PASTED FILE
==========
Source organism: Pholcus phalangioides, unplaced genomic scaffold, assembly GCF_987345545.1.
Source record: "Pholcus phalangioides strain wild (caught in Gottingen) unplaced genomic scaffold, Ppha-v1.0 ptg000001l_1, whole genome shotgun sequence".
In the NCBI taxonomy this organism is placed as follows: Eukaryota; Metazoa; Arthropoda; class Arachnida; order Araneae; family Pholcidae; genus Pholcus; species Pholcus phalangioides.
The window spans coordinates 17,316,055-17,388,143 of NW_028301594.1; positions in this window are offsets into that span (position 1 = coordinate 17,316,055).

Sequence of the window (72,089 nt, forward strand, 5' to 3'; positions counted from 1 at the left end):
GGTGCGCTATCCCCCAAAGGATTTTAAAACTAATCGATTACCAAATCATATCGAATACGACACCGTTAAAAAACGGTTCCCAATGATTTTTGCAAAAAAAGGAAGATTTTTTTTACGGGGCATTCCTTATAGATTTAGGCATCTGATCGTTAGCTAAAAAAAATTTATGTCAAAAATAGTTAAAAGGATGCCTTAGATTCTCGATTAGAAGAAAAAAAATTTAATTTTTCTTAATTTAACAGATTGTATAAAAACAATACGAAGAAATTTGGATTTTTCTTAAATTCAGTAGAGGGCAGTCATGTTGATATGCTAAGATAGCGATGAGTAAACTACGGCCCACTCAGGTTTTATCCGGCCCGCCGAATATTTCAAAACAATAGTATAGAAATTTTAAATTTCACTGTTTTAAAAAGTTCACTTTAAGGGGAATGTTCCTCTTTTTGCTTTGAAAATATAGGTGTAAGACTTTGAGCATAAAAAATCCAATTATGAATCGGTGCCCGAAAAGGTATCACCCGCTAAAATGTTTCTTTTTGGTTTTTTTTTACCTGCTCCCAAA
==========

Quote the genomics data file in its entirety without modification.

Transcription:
Source organism: Pholcus phalangioides, unplaced genomic scaffold, assembly GCF_987345545.1.
Source record: "Pholcus phalangioides strain wild (caught in Gottingen) unplaced genomic scaffold, Ppha-v1.0 ptg000001l_1, whole genome shotgun sequence".
In the NCBI taxonomy this organism is placed as follows: Eukaryota; Metazoa; Arthropoda; class Arachnida; order Araneae; family Pholcidae; genus Pholcus; species Pholcus phalangioides.
The window spans coordinates 17,316,055-17,388,143 of NW_028301594.1; positions in this window are offsets into that span (position 1 = coordinate 17,316,055).

Sequence of the window (72,089 nt, forward strand, 5' to 3'; positions counted from 1 at the left end):
GGTGCGCTATCCCCCAAAGGATTTTAAAACTAATCGATTACCAAATCATATCGAATACGACACCGTTAAAAAACGGTTCCCAATGATTTTTGCAAAAAAAGGAAGATTTTTTTTACGGGGCATTCCTTATAGATTTAGGCATCTGATCGTTAGCTAAAAAAAATTTATGTCAAAAATAGTTAAAAGGATGCCTTAGATTCTCGATTAGAAGAAAAAAAATTTAATTTTTCTTAATTTAACAGATTGTATAAAAACAATACGAAGAAATTTGGATTTTTCTTAAATTCAGTAGAGGGCAGTCATGTTGATATGCTAAGATAGCGATGAGTAAACTACGGCCCACTCAGGTTTTATCCGGCCCGCCGAATATTTCAAAACAATAGTATAGAAATTTTAAATTTCACTGTTTTAAAAAGTTCACTTTAAGGGGAATGTTCCTCTTTTTGCTTTGAAAATATAGGTGTAAGACTTTGAGCATAAAAAATCCAATTATGAATCGGTGCCCGAAAAGGTATCACCCGCTAAAATGTTTCTTTTTGGTTTTTTTTTACCTGCTCCCAAA